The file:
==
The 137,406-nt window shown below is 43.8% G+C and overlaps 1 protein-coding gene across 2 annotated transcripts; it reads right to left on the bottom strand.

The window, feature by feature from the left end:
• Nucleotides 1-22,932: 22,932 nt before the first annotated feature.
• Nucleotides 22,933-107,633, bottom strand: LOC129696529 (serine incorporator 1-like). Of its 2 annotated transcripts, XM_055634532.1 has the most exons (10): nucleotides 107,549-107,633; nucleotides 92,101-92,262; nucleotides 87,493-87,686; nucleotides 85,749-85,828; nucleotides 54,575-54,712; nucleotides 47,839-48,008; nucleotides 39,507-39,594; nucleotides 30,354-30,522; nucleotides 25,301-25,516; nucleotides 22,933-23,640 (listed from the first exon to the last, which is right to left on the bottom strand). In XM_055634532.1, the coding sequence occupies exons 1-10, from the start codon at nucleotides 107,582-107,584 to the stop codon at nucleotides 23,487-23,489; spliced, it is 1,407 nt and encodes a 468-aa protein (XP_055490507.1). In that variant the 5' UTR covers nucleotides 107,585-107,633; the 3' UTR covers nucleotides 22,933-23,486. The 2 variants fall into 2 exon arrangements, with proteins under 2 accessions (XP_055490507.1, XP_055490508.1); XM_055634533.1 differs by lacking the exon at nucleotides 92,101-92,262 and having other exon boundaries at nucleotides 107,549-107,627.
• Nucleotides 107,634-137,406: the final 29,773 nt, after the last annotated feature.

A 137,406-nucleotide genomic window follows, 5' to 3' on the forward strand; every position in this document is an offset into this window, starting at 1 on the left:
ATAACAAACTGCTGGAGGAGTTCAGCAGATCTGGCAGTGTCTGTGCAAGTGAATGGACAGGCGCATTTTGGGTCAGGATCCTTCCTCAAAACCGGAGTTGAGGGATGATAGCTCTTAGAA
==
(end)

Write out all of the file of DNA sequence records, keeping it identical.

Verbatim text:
The 137,406-nt window shown below is 43.8% G+C and overlaps 1 protein-coding gene across 2 annotated transcripts; it reads right to left on the bottom strand.

The window, feature by feature from the left end:
• Nucleotides 1-22,932: 22,932 nt before the first annotated feature.
• Nucleotides 22,933-107,633, bottom strand: LOC129696529 (serine incorporator 1-like). Of its 2 annotated transcripts, XM_055634532.1 has the most exons (10): nucleotides 107,549-107,633; nucleotides 92,101-92,262; nucleotides 87,493-87,686; nucleotides 85,749-85,828; nucleotides 54,575-54,712; nucleotides 47,839-48,008; nucleotides 39,507-39,594; nucleotides 30,354-30,522; nucleotides 25,301-25,516; nucleotides 22,933-23,640 (listed from the first exon to the last, which is right to left on the bottom strand). In XM_055634532.1, the coding sequence occupies exons 1-10, from the start codon at nucleotides 107,582-107,584 to the stop codon at nucleotides 23,487-23,489; spliced, it is 1,407 nt and encodes a 468-aa protein (XP_055490507.1). In that variant the 5' UTR covers nucleotides 107,585-107,633; the 3' UTR covers nucleotides 22,933-23,486. The 2 variants fall into 2 exon arrangements, with proteins under 2 accessions (XP_055490507.1, XP_055490508.1); XM_055634533.1 differs by lacking the exon at nucleotides 92,101-92,262 and having other exon boundaries at nucleotides 107,549-107,627.
• Nucleotides 107,634-137,406: the final 29,773 nt, after the last annotated feature.

A 137,406-nucleotide genomic window follows, 5' to 3' on the forward strand; every position in this document is an offset into this window, starting at 1 on the left:
ATAACAAACTGCTGGAGGAGTTCAGCAGATCTGGCAGTGTCTGTGCAAGTGAATGGACAGGCGCATTTTGGGTCAGGATCCTTCCTCAAAACCGGAGTTGAGGGATGATAGCTCTTAGAA